The Raptors may need help at the forward spots depending on how the offseason shakes out, and Anunoby could be able to help there later in the year. The pick is more about what Anunoby will (or at least could) be a little down the line, as the Raptors continue to graduate prospects to bigger roles in the rotation and continue to lean heavily on their player development to provide an inexpensive back-end of the roster in support of a top-heavy, star-led salary structure.
There's no indication that will change. The Anunoby pick doesn't tilt the scales in either direction for this summer. If the Raptors are remaining competitive, taking a player who requires some patience to reach his ceiling but has a demonstrable Day One NBA skill to help out if needed is the right approach. If they take multiple steps back and blow things up to a degree, swinging for the highest upside available is the right call, and the team can afford to be even more patient with the best value play left on the board. Certain selections would have suggested a certain approach for the Raptors, but Anunoby betrays nothing, fitting either development path logically.
If there was anything telling about Ujiri's larger plans on draft day, it may have been the rare trade rumor rumblings that snuck out. It's no secret that Ujiri was exploring all options for the pick—he said as much Tuesday—but at different points on Thursday, the Raptors were said to be open to moving up, trying to move back, or looking to package the pick with Jonas Valanciunas. Doug Smith of the Toronto Star also reported that the Raptors had broached unloading DeMarre Carroll. Most of those conversations don't appear to have gained much traction, because draft-night trades are hard and probably because once the Raptors saw Anunoby slipping, the opportunity cost of dealing the pick became greater in their eyes.
The quiet shopping of Valanciunas and Carroll, strangely enough, points to the Raptors likely keeping the bulk of the rest of their core together. Or intending to. The Raptors are going to be facing a very difficult luxury tax situation if they want to retain multiple free agents, and unloading one of Valanciunas or Carroll, while a hit to the roster, would stand to create either enormous luxury tax savings or improve flexibility for shaping the team from here. The NBA decreased its estimates for the 2017-18 salary cap and luxury tax this week, and while that will probably help retain Kyle Lowry (who now has a slightly lower maximum contract and whose suitors will have a tougher time getting into cap space), it's a net negative for the Raptors overall, with far less of a cushion under the tax (or perhaps more importantly, under the $125-million luxury tax "apron").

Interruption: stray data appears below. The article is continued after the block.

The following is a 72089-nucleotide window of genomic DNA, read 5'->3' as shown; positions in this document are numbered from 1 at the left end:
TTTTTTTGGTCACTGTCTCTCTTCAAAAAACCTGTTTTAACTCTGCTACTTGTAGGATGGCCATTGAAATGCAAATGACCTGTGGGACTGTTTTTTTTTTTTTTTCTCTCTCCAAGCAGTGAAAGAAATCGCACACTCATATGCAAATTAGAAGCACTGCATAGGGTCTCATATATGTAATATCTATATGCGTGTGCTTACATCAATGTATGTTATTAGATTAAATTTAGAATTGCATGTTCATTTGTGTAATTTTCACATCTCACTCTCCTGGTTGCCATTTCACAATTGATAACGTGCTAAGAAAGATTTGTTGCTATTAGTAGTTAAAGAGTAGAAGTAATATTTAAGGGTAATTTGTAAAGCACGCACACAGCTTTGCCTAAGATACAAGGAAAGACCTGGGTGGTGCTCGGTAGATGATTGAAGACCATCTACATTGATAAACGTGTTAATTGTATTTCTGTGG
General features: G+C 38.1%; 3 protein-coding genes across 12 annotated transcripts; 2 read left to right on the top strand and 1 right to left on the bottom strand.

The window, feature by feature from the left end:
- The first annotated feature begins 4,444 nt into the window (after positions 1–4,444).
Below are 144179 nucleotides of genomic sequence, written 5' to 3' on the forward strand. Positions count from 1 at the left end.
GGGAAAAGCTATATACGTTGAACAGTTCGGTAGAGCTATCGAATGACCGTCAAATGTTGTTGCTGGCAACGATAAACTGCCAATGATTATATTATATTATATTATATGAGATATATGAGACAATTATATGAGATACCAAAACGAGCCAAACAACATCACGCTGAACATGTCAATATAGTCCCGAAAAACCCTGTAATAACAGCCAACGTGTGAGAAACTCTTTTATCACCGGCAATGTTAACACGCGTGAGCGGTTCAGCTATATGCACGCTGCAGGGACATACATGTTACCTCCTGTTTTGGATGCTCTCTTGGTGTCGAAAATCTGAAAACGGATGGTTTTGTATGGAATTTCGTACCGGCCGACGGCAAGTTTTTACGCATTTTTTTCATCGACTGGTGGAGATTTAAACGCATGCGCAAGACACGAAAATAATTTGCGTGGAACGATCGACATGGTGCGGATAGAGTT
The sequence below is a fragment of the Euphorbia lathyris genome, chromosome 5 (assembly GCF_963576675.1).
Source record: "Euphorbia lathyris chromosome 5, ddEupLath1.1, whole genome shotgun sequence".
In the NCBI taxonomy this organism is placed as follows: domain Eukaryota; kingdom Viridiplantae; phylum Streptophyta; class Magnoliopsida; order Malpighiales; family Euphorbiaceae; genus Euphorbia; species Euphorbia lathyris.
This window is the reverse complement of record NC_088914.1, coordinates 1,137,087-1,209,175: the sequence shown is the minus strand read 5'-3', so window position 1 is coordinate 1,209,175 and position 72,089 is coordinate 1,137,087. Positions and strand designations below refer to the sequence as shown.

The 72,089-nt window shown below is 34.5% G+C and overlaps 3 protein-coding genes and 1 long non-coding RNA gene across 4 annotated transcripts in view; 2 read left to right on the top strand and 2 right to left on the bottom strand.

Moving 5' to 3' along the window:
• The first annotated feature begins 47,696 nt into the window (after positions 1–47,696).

Any ouster of Valanciunas or Carroll wouldn't so much be about the player but about maximizing the 15-man roster. Valanciunas and Serge Ibaka would appear to be redundant when it comes to their best individual deployments, and investing north of $35 million in centers who aren't a great fit together, with multiple other young bigs around, isn't the best allocation of resources in a soft-cap economy.
Carroll's skill set when healthy is more scarce on the roster, but his deal is the worst value on the team, and simply finding a home for him could have been a net win. The Raptors will probably continue to shop both quietly in the hopes of freeing up some flexibility, but it's worth remembering that they have all year to get below the luxury tax line (they'll want to avoid the apron regardless, but that's a different column). Wherever the information came from—and it almost surely wasn't Toronto—that the Raptors looked to move one of their higher salaries suggests they still intend to be aggressive on July 1.
Everything will flow from Lowry's decision, of course, and Ujiri's been clear the Raptors are prepared in either direction. The selection of Anunoby doesn't point one way or the other. It just fits in either scenario.